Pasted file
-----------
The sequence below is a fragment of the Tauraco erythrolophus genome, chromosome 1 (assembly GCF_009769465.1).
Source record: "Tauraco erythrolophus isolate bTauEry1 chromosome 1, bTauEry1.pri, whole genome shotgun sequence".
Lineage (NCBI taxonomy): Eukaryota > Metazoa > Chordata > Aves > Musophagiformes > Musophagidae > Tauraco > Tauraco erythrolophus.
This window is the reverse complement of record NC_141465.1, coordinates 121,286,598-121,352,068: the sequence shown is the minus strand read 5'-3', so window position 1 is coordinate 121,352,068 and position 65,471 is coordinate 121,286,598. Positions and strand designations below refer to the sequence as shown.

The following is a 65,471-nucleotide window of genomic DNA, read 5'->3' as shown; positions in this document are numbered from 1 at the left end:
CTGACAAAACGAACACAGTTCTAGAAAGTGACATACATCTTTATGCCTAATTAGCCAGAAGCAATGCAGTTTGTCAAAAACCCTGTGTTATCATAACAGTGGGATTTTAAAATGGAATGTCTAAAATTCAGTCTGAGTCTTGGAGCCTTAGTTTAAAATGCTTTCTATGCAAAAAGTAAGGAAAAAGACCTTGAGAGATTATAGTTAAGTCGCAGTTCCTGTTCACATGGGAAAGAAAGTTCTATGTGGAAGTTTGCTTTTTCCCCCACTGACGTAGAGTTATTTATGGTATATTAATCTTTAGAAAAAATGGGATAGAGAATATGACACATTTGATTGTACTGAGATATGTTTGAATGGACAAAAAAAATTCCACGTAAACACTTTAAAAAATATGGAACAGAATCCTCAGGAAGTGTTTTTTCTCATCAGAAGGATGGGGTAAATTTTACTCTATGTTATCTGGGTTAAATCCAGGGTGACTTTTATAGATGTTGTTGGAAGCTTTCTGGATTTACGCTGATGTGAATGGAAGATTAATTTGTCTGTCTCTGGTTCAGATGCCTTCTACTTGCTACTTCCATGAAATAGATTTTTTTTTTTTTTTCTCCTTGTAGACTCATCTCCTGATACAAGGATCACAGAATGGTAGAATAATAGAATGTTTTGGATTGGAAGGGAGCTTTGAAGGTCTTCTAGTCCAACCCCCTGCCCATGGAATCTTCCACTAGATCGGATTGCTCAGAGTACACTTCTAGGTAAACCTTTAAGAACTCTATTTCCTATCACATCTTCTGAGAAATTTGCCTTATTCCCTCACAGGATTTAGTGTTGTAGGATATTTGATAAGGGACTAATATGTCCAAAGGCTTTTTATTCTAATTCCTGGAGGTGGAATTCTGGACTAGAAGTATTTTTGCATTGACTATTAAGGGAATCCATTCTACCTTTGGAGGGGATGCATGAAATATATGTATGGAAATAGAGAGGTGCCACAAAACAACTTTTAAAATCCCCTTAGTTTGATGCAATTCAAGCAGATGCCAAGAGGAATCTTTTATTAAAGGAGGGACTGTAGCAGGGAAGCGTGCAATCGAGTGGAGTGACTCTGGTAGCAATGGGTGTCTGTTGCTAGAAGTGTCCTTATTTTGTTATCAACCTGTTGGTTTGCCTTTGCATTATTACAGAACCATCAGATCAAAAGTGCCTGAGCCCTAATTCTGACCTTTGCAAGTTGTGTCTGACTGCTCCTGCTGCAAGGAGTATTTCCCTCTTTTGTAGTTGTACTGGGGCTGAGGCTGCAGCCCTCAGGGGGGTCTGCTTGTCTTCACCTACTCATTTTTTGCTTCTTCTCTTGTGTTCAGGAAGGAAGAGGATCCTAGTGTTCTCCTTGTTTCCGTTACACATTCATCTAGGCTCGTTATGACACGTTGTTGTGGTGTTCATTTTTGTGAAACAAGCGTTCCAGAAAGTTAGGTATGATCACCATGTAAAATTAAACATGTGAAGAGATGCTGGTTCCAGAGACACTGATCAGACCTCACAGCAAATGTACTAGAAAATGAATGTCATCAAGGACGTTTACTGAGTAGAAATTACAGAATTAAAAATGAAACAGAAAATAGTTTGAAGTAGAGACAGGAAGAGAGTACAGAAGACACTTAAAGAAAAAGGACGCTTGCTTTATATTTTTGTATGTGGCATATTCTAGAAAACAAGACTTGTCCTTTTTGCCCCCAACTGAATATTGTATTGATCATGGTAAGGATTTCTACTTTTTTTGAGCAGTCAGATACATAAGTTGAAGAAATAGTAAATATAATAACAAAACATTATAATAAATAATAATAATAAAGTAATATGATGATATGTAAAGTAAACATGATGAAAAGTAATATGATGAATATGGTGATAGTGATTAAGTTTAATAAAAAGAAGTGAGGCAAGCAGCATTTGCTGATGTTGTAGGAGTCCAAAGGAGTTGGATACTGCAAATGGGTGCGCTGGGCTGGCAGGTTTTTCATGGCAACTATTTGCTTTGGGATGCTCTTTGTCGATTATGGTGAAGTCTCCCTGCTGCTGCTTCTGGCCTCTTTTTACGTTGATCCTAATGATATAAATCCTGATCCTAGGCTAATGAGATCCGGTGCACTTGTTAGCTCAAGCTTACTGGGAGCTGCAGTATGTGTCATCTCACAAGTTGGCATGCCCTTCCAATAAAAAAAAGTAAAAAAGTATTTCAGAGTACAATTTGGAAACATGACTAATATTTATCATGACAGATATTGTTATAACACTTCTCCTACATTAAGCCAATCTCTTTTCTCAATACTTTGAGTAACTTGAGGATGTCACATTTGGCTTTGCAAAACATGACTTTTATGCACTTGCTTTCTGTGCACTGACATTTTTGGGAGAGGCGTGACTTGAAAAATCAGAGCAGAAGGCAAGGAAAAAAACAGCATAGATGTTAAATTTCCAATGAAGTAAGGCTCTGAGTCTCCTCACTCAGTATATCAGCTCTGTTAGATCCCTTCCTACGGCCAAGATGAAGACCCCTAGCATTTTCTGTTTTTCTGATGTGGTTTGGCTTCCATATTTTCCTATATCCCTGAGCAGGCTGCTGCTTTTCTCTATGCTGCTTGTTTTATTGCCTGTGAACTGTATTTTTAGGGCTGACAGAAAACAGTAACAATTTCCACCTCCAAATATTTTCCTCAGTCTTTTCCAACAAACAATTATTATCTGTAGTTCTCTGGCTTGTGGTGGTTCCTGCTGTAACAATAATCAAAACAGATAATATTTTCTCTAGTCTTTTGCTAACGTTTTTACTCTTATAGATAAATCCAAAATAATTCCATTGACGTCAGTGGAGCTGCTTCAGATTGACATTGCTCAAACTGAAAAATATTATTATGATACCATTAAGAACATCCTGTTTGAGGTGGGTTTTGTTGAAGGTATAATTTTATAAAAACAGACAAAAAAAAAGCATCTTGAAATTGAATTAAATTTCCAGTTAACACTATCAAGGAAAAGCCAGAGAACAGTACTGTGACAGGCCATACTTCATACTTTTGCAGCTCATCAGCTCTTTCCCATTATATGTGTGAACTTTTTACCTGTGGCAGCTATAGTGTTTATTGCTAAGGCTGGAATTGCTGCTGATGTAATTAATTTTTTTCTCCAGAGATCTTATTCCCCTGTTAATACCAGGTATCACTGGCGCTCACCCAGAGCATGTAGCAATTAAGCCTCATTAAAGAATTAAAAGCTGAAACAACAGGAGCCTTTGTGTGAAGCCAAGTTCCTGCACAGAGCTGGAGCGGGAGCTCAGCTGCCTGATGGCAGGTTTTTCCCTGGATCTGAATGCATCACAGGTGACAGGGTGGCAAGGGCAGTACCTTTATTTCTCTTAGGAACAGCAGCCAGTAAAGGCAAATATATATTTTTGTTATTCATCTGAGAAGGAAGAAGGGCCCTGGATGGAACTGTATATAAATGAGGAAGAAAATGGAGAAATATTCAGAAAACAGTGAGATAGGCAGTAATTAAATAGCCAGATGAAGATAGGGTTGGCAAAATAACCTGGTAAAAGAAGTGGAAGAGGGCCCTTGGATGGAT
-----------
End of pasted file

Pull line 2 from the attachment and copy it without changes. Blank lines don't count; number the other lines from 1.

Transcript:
Source record: "Tauraco erythrolophus isolate bTauEry1 chromosome 1, bTauEry1.pri, whole genome shotgun sequence".